Which two other poems from the selection below also presents this theme? Write the title of the one poem in the text box below.

 

'Remains'

'Charge of the Light Brigade'

'The Emigree'

'London'

'Checking out Me History'

CORRECT ANSWER
Remains
'Remains'
The Emigree
'The Emigree'
EDDIE SAYS
Both 'Remains' and 'The Emigree' portray the theme of memory and its power. In 'Remains', the technique of repetition ("probably armed possibly not" and "his bloody life in my bloody hand") emphasises the theme of memory. The repetition of phrases gives the poem a cyclical effect. The speaker is remembering his past. In 'The Emigree', the speaker's memory is seen as positive, despite the war and damage that has occurred in her city. Sensory imagery and similes are used when describing her city, which helps a reader vividly picture the city in the same way she imagined it as a child.
  • Question 4

In Extract from 'The Prelude', Wordsworth uses sibilance:

 

"Towered up between me and the stars, and still, for so it seemed..."

 

 

What other poem in the list below use sibilance? Write the name of the correct poem, below.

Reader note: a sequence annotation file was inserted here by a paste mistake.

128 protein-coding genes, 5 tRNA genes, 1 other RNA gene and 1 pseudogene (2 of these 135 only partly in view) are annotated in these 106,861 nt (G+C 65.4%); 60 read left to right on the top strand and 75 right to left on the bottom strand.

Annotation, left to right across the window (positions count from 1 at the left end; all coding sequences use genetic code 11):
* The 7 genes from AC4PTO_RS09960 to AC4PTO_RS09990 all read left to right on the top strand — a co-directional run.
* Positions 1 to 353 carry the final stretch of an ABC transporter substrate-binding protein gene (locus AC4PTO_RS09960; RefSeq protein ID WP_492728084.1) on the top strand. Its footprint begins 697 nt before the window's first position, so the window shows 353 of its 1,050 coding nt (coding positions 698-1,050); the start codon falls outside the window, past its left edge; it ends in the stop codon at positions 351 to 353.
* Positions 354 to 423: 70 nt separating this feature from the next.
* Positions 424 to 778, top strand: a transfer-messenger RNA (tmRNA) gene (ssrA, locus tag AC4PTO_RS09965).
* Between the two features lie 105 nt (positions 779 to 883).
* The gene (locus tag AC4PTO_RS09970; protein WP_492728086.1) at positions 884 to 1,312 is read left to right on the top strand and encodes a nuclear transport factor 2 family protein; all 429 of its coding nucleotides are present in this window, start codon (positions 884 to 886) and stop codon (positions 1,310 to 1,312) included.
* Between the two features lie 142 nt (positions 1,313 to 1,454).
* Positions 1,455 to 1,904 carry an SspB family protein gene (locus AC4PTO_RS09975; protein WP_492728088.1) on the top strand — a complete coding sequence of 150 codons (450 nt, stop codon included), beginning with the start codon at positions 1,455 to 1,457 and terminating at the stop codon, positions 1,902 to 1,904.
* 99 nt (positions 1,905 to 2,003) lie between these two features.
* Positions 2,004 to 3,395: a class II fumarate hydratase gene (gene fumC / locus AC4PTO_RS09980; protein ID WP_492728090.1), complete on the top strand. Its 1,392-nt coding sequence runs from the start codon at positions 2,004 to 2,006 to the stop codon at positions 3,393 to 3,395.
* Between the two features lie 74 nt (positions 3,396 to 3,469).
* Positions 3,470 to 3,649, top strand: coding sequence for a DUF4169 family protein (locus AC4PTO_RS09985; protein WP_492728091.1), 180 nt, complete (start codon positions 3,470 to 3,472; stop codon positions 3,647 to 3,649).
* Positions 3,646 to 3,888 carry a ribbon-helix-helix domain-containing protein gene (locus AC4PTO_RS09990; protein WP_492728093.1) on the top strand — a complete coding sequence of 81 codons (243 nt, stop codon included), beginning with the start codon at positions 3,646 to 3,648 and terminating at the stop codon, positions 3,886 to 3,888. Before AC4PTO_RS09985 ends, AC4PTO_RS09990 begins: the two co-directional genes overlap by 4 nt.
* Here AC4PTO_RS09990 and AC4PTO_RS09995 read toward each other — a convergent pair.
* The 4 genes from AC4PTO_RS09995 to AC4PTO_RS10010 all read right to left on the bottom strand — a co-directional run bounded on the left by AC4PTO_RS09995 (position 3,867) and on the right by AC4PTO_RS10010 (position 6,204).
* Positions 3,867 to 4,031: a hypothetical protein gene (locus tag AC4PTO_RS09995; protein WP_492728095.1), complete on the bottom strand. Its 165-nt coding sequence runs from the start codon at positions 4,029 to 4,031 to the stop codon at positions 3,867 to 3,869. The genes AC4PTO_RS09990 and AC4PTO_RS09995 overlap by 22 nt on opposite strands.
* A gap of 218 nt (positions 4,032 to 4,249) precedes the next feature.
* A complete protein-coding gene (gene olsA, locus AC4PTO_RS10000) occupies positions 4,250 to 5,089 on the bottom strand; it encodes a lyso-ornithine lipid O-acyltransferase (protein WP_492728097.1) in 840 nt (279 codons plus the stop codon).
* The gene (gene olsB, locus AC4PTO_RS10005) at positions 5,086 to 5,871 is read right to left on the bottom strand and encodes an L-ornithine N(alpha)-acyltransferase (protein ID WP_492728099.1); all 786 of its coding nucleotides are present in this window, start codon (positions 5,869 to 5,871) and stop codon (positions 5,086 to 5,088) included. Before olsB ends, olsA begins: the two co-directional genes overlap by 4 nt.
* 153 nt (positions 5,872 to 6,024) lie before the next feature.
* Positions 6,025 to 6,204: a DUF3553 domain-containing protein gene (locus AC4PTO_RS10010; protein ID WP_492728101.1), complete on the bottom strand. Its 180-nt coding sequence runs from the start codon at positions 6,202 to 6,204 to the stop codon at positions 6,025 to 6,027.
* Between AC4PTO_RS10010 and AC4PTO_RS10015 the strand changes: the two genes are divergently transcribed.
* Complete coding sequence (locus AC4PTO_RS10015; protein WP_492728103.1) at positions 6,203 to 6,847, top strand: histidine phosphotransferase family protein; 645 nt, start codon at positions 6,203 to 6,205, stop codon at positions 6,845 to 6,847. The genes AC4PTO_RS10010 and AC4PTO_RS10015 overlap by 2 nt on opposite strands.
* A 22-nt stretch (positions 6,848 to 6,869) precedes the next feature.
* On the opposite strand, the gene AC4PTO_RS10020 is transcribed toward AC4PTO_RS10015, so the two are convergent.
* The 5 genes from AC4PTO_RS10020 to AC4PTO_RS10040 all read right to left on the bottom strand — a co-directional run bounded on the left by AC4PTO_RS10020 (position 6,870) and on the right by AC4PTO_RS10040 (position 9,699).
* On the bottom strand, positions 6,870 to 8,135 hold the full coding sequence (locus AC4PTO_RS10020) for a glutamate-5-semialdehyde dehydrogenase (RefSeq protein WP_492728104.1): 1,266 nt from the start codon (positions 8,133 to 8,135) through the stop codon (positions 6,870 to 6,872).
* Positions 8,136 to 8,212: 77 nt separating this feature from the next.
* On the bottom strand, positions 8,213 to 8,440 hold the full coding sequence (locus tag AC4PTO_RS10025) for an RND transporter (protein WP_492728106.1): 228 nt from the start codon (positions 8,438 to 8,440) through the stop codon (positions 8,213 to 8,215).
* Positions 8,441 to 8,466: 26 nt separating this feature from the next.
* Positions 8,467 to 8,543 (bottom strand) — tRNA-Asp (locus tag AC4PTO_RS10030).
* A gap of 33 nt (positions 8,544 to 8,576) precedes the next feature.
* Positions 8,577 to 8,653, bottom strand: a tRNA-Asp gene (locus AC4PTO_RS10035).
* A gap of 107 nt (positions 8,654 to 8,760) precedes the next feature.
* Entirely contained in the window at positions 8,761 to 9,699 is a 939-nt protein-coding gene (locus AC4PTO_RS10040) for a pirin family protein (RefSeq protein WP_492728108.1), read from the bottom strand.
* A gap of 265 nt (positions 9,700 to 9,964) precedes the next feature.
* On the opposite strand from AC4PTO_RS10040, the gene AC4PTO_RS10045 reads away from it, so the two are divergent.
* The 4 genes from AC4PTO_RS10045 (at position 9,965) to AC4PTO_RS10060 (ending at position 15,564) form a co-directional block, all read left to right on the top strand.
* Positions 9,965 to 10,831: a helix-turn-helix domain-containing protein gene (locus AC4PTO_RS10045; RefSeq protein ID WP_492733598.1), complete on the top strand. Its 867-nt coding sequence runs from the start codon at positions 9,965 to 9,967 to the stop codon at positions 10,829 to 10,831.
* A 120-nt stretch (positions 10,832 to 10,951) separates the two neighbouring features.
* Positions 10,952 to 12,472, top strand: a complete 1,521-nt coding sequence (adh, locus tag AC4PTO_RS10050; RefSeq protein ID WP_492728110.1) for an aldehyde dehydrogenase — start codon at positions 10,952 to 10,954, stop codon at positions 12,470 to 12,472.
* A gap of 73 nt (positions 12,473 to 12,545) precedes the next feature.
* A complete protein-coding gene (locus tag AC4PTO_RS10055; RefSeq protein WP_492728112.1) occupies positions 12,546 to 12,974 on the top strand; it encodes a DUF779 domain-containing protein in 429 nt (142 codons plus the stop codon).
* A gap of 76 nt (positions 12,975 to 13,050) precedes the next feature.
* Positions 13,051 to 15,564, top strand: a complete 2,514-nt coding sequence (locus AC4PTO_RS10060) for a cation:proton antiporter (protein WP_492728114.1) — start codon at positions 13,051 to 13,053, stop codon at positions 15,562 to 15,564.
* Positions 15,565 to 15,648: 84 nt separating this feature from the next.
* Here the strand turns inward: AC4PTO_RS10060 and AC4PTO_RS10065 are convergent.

'My Last Duchess'

'War Photographer'

'Ozymandias'

'Kamikaze'

CORRECT ANSWER
Ozymandias
'Ozymandias'
EDDIE SAYS
The plosive alliteration in 'Ozymandias', "boundless and bare", creates a harsh sound in the poem. It emphasises Ozymandias' unpleasant nature. Just like the example quoted 'The Prelude', 'Ozymandias' also uses sibilance in the poem - "two vast and trunkless legs of stone" again, a harsh sound is created. However in 'The Prelude' sibilance seems to create a more hushed, gentle sound as if the speaker is whispering. So, in both poems, the same technique is used, but with different intent and effect.
  • Question 5

How do Extract from 'The Prelude' and 'Exposure' differ?

 

Pick one from the options below. Put the correct number in the text box:

 

1. Where Extract from 'The Prelude' uses a semantic field of natural imagery to present nature as influential and life-changing, 'Exposure' uses a semantic field of natural imagery to present nature as a bleak, harmful and murderous force.

 

2. Both Extract from 'The Prelude' and 'Exposure' use natural imagery to present nature as harmful, scary and life-changing.

CORRECT ANSWER
1
EDDIE SAYS
One is the correct answer. In both poems, you have the same semantic use of natural imagery. However, look at the different ways that nature plays in both poems, especially considering the speaker's attitudes towards nature.
  • Question 6

How does Extract from 'The Prelude' compare with 'Storm on the Island'.